In a recent press release the European Tyre Recycling Association, ETRA, has stated that all the actors in the artificial turf sector need to unite in order to counter the allegations about the impact of tire rubber granulate used in sports fields. The claims that have been made state that tyre rubber has a harmful effect on the players, who are in contact with the rubber infill, particularly the goalkeepers.

However, the results of the past two decades researching the subject do not show anything linking tyre rubber to cancer. The USA Environmental Protection Agency has listed 41 independent empirical researches, none of which have found any harmful effects of using tyre rubber in sports infill. The Synthetic Turf Association has listed 10 more similar reports. The 2007 ETRA ‘Artificial Turf Compendium’ has cited over fifty studies on the topic.

Dr. Ettore Musacchi from ETRA has stated that in an investigation carried out by the City of Turin, Italy, comparative tests have shown no major differences between the levels of potential contaminants from sports fields and those sampled in the local urban area or on heavily trafficked streets.

He also stressed that this was a complex situation and it needed addressing by all parties involved. There needed to be a wide co-operation to resolve the issues around rubber infill. ETRA is looking into this alongside the European Rubber Chemicals Association and other bodies.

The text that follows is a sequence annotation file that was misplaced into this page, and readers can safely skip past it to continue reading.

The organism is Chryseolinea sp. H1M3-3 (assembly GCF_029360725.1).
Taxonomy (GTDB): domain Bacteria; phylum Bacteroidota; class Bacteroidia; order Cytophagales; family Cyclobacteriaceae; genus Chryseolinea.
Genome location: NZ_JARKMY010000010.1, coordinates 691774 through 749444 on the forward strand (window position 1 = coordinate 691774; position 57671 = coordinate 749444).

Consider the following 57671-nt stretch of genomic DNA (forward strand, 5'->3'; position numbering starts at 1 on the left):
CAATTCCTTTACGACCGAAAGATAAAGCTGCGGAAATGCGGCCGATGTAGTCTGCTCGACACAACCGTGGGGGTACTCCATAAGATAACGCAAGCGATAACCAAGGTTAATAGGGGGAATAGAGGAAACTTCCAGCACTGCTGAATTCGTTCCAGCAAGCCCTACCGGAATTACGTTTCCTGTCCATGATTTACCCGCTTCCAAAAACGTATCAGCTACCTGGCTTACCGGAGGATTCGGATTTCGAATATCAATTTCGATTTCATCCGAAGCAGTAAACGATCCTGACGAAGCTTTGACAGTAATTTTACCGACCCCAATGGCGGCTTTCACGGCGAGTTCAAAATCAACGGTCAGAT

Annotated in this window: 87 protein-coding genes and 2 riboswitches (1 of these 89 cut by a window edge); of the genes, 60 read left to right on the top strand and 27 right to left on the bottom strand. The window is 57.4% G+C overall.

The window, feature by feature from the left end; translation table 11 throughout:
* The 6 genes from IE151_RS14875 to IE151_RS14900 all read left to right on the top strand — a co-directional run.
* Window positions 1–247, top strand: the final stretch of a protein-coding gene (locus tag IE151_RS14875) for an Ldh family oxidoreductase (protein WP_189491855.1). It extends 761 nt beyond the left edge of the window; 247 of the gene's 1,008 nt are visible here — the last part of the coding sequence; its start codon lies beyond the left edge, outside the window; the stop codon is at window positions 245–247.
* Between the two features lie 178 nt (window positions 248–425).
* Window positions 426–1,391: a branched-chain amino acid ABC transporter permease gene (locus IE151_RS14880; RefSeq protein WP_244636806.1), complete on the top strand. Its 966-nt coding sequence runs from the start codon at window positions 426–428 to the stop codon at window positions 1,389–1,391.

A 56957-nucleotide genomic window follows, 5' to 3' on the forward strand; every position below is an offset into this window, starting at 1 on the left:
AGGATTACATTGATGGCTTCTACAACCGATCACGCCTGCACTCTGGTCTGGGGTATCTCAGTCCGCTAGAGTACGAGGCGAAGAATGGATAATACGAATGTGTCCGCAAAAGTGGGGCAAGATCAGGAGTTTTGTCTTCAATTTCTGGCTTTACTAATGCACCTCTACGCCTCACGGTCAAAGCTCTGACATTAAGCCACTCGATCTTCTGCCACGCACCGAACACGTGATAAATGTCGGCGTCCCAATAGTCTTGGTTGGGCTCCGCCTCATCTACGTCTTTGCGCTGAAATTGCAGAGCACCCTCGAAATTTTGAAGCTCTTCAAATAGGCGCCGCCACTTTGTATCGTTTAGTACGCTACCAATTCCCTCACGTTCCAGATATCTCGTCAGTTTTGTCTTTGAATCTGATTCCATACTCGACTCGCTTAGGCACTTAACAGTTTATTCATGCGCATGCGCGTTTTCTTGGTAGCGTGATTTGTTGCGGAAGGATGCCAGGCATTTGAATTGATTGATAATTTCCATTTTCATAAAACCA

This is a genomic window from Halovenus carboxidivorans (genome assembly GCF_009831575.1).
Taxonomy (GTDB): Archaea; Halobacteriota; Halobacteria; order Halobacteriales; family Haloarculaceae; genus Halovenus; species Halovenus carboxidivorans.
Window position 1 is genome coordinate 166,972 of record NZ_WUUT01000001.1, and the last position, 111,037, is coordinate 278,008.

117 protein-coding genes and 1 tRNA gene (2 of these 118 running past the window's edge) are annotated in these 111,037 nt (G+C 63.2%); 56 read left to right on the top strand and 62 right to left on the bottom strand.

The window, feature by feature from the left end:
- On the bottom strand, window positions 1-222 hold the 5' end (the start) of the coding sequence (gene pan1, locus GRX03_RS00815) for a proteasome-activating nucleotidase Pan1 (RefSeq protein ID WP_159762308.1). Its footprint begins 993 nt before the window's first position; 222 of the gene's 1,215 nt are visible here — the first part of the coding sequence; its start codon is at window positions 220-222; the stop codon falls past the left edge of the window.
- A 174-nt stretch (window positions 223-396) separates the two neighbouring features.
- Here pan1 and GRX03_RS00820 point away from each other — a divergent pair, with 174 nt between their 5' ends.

The European Commission has written to the European Chemicals Agency (ECHA) requesting that their Risk Management Unit review the available evidence and scientific literature on crumb rubber and PAHs and to closely follow the US inquiries on crumb rubber (ie, those started by the Environmental Protection Agency (EPA) and California’s Office of Environmental Health Hazard Assessment) and analyse their findings.

With some 39 per cent of recycled tyre rubber being directed to sports surfaces (bonded, moulded, or loose, as well as infill) any adverse outcome of such research would be incredibly damaging to the tyre recycling sector and would create a crisis in waste tyre management, as Europe already has an oversupply of tyre derived stock and relies on exporting its waste to India and other markets in order to prevent stockpiling in Europe.

Source: The European Tyre Recycling Association